“…when you say ‘yes’ to others make sure you are not saying ‘no’ to yourself” Paolo Coehlo (novelist of The Alchemist)
Do you struggle to say no to people? Go to great efforts to avoid conflict? Feel responsible for other people’s feelings? Blame yourself excessively?
If you’re nodding to any of this, then it’s highly probable that you’re a people pleaser. It’s a label that is sometimes used flippantly but to those under it’s spell it carries serious implications.
Why do we become people pleasers?
Our role as people pleaser normally begins from a young age and is very much influenced by our experience/relationships with our early caregivers (i.e. our parents). If our caregivers lack the capacity to forgive or accept our child-like ways of being, then we adapt to become ‘the good child’ to earn their conditional love and acceptance.
We learn through our parents reactions and behaviours to fear failure and their disappointment and ultimate rejection. This fear and insecurity creates anxiety within us. To manage our anxiety, we resort to becoming people pleasers. Our people pleasing (or parent pleasing) behavior is often positively received and rewarded and so this adapted way of being carries through into adulthood.
The long-term implications
When we take the role of people pleaser, we essentially place our sense of worth in the hands of others. We revel in feeling needed by others (“what would I do without you” ring any bells?). We become the ‘go to’ person for others. We might even gravitate towards people who have complex needs or numerous regular dramas, so we can always be on hand to assist.
As time progresses, we can (understandably) begin to feel resentment towards the people we are aiming to please (oh the irony). We become frustrated as it becomes clearer to us that we are not being seen as a whole person. People begin to take us for granted (as we are not speaking up for ourselves) and we begin to feel like a doormat.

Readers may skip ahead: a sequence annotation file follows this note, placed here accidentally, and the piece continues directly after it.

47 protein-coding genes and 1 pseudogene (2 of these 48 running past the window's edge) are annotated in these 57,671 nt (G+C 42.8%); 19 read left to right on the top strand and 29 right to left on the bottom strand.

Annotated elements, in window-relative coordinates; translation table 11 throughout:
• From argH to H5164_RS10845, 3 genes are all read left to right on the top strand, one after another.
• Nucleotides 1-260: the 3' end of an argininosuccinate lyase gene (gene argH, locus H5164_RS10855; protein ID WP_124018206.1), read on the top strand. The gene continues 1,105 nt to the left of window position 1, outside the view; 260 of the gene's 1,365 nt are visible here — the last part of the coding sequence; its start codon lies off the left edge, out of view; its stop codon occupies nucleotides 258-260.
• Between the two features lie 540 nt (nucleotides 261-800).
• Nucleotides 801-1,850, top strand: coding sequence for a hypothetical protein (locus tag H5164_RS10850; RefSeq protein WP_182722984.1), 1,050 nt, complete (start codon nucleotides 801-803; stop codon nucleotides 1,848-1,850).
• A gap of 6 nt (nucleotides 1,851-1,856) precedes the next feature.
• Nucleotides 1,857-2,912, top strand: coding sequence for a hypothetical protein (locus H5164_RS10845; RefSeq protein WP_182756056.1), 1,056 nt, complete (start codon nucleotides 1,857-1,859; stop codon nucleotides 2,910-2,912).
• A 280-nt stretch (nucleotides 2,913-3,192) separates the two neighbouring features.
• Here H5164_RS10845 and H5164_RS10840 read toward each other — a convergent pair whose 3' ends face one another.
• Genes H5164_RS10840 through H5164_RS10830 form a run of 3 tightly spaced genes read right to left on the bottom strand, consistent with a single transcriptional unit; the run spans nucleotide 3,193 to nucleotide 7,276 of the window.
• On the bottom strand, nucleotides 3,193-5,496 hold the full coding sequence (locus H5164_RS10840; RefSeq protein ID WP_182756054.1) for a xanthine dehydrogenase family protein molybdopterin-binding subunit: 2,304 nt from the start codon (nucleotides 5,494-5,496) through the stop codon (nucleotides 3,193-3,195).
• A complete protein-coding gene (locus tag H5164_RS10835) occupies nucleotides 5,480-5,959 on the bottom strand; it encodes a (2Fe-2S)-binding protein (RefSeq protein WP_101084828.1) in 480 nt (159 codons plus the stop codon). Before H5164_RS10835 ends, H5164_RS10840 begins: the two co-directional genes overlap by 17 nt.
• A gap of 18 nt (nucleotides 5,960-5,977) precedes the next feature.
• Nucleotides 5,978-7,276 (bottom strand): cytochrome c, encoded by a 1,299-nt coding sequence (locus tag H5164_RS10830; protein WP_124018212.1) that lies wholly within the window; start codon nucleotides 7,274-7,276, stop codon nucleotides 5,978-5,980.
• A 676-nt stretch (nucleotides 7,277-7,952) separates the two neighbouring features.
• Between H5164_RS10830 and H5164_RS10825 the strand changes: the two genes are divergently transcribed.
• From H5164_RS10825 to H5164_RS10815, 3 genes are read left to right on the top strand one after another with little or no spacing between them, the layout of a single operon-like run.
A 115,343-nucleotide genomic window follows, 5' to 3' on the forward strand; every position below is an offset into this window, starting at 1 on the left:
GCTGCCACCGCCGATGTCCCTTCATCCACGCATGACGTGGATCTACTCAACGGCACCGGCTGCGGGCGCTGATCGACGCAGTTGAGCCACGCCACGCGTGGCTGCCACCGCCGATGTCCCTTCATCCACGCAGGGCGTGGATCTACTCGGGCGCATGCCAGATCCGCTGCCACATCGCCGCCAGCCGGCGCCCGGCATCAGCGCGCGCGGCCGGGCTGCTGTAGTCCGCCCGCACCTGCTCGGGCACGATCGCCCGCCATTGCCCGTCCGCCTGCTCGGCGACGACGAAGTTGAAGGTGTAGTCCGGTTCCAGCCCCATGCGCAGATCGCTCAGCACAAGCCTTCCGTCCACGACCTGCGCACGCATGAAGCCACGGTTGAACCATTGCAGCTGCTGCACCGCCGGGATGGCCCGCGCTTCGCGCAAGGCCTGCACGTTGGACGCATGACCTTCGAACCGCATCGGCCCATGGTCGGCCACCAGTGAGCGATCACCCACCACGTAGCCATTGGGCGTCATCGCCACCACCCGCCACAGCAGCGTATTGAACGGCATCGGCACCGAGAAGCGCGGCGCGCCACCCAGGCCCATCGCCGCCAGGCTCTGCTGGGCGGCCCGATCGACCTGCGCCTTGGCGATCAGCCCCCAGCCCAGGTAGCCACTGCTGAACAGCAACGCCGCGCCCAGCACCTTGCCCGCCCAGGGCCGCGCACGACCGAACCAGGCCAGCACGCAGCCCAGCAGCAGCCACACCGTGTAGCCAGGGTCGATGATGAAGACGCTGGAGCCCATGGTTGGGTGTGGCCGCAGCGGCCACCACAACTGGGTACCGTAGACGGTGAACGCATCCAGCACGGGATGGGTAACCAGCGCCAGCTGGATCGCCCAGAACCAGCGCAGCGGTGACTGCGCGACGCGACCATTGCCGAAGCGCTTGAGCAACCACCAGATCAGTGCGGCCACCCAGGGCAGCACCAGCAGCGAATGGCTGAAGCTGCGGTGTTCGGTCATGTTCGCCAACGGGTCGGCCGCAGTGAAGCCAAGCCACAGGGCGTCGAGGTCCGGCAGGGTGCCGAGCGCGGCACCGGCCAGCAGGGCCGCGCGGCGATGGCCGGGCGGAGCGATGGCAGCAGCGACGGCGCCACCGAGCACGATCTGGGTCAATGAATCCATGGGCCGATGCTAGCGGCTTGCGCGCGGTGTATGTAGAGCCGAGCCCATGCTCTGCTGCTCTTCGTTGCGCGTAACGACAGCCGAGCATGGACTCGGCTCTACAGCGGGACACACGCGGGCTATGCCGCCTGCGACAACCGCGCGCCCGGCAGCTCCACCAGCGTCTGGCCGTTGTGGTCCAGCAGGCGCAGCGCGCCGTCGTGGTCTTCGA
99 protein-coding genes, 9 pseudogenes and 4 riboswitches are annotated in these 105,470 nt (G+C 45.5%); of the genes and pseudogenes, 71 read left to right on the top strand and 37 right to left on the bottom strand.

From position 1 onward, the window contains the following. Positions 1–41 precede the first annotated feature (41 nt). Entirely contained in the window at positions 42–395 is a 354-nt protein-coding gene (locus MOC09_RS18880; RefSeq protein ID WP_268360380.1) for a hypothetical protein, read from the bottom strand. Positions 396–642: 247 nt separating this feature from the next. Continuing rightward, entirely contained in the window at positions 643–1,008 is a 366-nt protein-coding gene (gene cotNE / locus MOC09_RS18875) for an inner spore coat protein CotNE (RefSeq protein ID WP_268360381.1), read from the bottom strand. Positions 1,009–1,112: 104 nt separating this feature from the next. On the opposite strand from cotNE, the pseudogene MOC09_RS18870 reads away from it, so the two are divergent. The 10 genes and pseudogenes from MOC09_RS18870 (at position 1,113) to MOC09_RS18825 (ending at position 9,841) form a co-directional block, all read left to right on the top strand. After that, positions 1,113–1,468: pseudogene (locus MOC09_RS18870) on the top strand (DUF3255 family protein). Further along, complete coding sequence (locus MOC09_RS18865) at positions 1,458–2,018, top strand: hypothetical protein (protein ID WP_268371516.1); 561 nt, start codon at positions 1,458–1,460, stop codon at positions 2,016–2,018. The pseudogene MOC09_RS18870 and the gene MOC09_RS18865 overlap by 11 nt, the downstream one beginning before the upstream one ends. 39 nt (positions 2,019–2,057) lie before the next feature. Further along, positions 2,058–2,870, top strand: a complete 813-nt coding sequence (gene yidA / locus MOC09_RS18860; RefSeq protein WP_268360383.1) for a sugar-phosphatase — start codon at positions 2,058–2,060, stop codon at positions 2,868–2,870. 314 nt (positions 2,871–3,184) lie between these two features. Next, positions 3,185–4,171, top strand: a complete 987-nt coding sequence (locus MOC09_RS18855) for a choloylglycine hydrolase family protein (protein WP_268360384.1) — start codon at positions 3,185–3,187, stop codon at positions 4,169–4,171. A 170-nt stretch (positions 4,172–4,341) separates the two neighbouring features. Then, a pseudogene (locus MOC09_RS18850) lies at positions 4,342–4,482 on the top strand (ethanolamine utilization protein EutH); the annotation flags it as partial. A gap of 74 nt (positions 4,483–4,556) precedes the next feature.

By helping or pleasing others, we are occupying ourselves with other people’s stuff, thereby avoiding our own selves. As people pleasers, we gradually hide more and more of ourselves away to the point where we can begin to feel lost and empty inside. Others only see us as their rescuer and don’t get to know our true, authentic selves.
How can we stop?
First, let’s have some compassion towards ourselves. Especially towards our inner child who is essentially still trying to please our caregivers to earn their love. We need to recognize that we are no longer that child, and as adults we can now choose to do something different. So here are some tips on where to begin:
- Start with the small stuff (say interactions with less close relationships) and then as your confidence improves, challenge yourself with the bigger, trickier aspects of your people pleaser role.
- Boundaries are key. Begin by putting limits on your pleasing duties. For example instead of agreeing to dinner, maybe offer up a coffee as an alternative. Instead of spending the day helping a friend decorate, bracket it to just the morning and hold to the time limit.
- If someone catches you off guard asking for yet another favour, don’t panic. Take a breath, and stall them by saying that you’ll need to check your diary and come back to them. That way you have given yourself some time and space to consider how you want to properly respond, plus its got the added benefit of showing others that you won’t automatically say yes to everything.
- If you’re about to say that magic word “no”, then keep your response short and simple. Avoid going into excuse mode, as this can often backfire and erode the power of your “no”.
Letting go of this old, familiar role won’t be easy but gradually over time, a new space will emerge. This is a space where your true identity can come into being. You’ll begin to let go of your reliance on others for validation, as you are now starting to manifest your own sense of self worth (a key aspect to our emotional wellbeing).
So who will you say “no” to today?